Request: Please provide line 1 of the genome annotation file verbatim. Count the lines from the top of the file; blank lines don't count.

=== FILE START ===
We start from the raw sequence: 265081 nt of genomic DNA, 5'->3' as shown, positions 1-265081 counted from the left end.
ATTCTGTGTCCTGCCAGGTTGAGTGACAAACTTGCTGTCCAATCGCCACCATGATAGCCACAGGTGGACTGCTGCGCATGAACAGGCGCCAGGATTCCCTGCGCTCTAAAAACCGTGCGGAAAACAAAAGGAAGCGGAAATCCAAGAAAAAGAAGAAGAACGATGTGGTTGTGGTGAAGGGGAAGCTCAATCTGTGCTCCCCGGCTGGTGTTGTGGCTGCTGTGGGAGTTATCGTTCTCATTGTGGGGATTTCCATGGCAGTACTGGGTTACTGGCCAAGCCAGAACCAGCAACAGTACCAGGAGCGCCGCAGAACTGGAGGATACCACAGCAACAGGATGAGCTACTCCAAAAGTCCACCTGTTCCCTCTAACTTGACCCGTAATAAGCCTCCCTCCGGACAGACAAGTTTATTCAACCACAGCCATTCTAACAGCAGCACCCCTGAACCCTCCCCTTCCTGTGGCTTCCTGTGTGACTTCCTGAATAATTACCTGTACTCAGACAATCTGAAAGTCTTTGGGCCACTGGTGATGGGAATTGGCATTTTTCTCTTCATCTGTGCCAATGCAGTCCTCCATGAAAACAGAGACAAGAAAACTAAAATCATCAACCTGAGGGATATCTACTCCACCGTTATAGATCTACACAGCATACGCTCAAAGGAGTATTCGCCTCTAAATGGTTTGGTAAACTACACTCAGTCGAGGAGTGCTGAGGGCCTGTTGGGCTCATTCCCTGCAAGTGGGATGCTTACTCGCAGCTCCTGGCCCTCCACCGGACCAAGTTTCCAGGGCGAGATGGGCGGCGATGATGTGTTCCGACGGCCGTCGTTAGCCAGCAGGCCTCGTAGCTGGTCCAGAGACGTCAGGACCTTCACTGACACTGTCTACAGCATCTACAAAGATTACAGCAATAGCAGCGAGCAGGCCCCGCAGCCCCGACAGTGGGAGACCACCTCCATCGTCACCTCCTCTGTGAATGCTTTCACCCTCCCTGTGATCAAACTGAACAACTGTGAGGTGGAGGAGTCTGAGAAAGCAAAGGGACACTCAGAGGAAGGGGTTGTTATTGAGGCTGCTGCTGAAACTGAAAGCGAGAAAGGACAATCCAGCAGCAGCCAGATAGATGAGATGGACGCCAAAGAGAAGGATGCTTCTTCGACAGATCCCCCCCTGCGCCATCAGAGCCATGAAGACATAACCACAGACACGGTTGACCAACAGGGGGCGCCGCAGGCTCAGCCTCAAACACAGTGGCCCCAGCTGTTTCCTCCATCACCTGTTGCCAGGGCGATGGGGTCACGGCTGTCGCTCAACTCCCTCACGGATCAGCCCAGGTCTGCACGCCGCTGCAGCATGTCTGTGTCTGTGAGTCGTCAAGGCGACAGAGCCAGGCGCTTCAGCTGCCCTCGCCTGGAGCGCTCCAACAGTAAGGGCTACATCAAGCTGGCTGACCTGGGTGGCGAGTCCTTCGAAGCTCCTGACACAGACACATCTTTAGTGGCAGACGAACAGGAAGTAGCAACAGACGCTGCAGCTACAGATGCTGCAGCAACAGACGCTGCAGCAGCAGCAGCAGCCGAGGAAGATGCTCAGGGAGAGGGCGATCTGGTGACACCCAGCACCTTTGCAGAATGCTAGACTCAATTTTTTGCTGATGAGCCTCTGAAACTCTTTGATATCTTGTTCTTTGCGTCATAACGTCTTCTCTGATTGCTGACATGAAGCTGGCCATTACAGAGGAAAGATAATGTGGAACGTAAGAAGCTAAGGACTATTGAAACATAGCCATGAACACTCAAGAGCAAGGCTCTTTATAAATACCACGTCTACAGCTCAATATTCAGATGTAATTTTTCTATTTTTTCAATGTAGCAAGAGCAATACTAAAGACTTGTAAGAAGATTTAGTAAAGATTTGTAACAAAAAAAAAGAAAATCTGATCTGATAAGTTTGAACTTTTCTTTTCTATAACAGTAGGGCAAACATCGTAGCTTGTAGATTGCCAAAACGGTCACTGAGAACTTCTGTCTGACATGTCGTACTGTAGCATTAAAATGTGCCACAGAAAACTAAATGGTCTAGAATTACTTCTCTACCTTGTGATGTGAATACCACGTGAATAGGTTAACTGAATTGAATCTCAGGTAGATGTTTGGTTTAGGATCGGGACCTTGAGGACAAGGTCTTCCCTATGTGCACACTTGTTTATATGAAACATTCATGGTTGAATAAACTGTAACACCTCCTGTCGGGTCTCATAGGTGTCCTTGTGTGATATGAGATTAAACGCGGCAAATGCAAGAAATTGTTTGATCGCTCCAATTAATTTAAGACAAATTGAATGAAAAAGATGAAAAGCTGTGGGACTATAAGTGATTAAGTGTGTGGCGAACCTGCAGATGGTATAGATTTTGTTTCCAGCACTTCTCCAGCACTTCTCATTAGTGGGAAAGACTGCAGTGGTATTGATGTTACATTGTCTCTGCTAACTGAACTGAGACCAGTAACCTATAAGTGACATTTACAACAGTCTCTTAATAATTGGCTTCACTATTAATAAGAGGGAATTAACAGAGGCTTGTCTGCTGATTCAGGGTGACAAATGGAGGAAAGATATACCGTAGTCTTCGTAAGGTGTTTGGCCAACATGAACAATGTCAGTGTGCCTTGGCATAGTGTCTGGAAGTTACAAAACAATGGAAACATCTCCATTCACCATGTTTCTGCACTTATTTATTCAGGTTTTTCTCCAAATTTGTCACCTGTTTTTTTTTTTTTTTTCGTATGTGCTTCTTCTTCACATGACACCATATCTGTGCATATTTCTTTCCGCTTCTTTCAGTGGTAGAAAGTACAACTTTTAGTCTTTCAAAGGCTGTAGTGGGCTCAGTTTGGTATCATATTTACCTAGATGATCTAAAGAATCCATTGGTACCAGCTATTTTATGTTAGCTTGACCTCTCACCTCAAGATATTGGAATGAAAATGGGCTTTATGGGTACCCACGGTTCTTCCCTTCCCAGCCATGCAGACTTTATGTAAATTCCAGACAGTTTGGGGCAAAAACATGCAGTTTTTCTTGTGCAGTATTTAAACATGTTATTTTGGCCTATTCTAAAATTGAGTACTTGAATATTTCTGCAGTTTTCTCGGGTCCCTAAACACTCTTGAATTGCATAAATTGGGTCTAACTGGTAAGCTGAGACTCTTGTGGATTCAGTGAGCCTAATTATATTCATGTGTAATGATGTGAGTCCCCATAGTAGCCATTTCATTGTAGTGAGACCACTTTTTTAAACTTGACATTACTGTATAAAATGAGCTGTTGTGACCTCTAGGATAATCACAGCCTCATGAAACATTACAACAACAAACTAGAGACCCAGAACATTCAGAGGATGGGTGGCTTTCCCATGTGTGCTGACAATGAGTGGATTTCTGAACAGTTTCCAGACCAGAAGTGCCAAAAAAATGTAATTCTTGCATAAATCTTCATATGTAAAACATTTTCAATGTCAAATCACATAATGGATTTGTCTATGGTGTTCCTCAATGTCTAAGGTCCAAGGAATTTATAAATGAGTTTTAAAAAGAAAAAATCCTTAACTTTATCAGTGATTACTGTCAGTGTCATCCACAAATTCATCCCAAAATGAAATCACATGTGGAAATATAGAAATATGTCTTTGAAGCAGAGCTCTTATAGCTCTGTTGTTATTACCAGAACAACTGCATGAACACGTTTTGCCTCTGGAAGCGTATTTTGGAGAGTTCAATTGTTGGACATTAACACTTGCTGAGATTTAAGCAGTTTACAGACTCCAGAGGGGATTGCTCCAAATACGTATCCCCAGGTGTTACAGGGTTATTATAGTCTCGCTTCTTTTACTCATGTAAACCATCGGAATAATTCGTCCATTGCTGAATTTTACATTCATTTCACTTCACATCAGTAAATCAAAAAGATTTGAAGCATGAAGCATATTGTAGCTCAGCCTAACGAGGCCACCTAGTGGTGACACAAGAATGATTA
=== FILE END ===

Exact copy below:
We start from the raw sequence: 265081 nt of genomic DNA, 5'->3' as shown, positions 1-265081 counted from the left end.